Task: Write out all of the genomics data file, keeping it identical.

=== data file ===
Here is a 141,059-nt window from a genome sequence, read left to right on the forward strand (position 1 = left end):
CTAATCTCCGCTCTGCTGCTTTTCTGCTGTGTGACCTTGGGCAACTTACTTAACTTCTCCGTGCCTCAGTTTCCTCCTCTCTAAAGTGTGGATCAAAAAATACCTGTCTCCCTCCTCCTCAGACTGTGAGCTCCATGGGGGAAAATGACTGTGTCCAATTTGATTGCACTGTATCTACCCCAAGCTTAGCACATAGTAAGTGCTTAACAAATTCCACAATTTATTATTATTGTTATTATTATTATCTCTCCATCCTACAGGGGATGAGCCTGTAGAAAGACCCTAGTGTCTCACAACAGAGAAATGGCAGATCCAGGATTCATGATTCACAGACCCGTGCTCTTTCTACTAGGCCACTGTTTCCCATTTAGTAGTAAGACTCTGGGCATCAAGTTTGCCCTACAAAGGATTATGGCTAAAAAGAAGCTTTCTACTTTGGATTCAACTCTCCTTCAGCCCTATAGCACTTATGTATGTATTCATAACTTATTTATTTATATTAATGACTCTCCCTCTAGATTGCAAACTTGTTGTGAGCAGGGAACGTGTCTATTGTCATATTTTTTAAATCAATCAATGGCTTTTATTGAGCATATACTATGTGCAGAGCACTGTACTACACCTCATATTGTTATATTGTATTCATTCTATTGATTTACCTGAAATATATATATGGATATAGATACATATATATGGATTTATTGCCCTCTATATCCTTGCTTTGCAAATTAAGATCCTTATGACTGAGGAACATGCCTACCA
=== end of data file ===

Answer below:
Here is a 141,059-nt window from a genome sequence, read left to right on the forward strand (position 1 = left end):
CTAATCTCCGCTCTGCTGCTTTTCTGCTGTGTGACCTTGGGCAACTTACTTAACTTCTCCGTGCCTCAGTTTCCTCCTCTCTAAAGTGTGGATCAAAAAATACCTGTCTCCCTCCTCCTCAGACTGTGAGCTCCATGGGGGAAAATGACTGTGTCCAATTTGATTGCACTGTATCTACCCCAAGCTTAGCACATAGTAAGTGCTTAACAAATTCCACAATTTATTATTATTGTTATTATTATTATCTCTCCATCCTACAGGGGATGAGCCTGTAGAAAGACCCTAGTGTCTCACAACAGAGAAATGGCAGATCCAGGATTCATGATTCACAGACCCGTGCTCTTTCTACTAGGCCACTGTTTCCCATTTAGTAGTAAGACTCTGGGCATCAAGTTTGCCCTACAAAGGATTATGGCTAAAAAGAAGCTTTCTACTTTGGATTCAACTCTCCTTCAGCCCTATAGCACTTATGTATGTATTCATAACTTATTTATTTATATTAATGACTCTCCCTCTAGATTGCAAACTTGTTGTGAGCAGGGAACGTGTCTATTGTCATATTTTTTAAATCAATCAATGGCTTTTATTGAGCATATACTATGTGCAGAGCACTGTACTACACCTCATATTGTTATATTGTATTCATTCTATTGATTTACCTGAAATATATATATGGATATAGATACATATATATGGATTTATTGCCCTCTATATCCTTGCTTTGCAAATTAAGATCCTTATGACTGAGGAACATGCCTACCA